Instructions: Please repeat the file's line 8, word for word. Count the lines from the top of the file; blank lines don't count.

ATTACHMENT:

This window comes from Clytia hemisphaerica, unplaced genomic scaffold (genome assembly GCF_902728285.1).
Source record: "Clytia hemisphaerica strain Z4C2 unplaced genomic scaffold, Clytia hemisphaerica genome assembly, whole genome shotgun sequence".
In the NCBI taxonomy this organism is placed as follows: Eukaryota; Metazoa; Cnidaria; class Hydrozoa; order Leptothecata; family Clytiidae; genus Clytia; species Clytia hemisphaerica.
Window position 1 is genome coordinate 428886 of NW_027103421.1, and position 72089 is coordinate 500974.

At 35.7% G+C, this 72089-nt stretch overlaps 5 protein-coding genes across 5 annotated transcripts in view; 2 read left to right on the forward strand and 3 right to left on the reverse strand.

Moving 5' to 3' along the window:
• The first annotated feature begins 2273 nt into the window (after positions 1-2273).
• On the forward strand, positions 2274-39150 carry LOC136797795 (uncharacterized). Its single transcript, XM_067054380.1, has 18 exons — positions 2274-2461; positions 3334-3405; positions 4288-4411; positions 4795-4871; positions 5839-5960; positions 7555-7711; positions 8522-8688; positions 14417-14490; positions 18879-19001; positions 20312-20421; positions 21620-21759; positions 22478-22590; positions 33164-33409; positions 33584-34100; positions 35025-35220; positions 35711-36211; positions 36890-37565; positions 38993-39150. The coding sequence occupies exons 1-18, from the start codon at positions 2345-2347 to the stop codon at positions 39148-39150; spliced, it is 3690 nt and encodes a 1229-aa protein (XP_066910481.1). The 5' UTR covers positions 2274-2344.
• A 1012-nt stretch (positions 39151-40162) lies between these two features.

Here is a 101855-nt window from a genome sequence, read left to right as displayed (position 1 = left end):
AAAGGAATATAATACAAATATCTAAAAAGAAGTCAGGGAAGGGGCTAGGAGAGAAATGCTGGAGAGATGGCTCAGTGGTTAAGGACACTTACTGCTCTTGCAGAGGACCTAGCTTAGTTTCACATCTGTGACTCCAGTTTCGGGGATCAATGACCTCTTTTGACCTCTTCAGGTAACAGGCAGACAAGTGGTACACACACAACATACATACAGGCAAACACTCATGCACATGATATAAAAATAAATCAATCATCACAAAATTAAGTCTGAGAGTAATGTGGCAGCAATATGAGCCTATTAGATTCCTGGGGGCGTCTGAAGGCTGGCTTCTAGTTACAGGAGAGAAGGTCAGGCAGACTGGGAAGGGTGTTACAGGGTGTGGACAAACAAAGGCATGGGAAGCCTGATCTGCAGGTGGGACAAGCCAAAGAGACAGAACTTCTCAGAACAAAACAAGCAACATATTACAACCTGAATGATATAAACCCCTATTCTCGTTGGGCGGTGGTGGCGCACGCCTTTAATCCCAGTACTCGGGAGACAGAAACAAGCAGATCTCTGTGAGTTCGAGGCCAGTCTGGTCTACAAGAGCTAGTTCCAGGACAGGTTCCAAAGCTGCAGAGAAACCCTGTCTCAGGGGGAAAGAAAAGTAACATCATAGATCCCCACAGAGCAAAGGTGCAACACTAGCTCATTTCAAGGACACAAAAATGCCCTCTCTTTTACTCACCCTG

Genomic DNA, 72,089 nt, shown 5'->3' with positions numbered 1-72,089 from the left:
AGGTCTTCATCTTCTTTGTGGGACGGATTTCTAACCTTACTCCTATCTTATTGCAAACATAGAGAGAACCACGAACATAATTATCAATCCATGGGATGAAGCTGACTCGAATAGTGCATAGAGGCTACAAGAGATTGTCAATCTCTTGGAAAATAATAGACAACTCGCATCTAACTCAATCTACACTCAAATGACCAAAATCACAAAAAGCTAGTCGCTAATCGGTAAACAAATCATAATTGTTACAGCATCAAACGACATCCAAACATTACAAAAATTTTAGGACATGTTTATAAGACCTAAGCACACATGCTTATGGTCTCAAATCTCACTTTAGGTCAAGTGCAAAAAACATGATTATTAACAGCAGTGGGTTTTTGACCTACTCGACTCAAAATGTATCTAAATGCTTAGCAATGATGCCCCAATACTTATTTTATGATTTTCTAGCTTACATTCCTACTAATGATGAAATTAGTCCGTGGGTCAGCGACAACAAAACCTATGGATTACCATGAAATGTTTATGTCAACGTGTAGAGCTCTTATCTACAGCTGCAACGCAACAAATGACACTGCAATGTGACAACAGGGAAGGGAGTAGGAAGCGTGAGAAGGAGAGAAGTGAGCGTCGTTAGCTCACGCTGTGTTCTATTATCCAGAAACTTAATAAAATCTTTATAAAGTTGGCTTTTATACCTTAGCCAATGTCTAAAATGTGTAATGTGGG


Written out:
• On the forward strand, positions 2274-39150 carry LOC136797795 (uncharacterized). Its single transcript, XM_067054380.1, has 18 exons — positions 2274-2461; positions 3334-3405; positions 4288-4411; positions 4795-4871; positions 5839-5960; positions 7555-7711; positions 8522-8688; positions 14417-14490; positions 18879-19001; positions 20312-20421; positions 21620-21759; positions 22478-22590; positions 33164-33409; positions 33584-34100; positions 35025-35220; positions 35711-36211; positions 36890-37565; positions 38993-39150. The coding sequence occupies exons 1-18, from the start codon at positions 2345-2347 to the stop codon at positions 39148-39150; spliced, it is 3690 nt and encodes a 1229-aa protein (XP_066910481.1). The 5' UTR covers positions 2274-2344.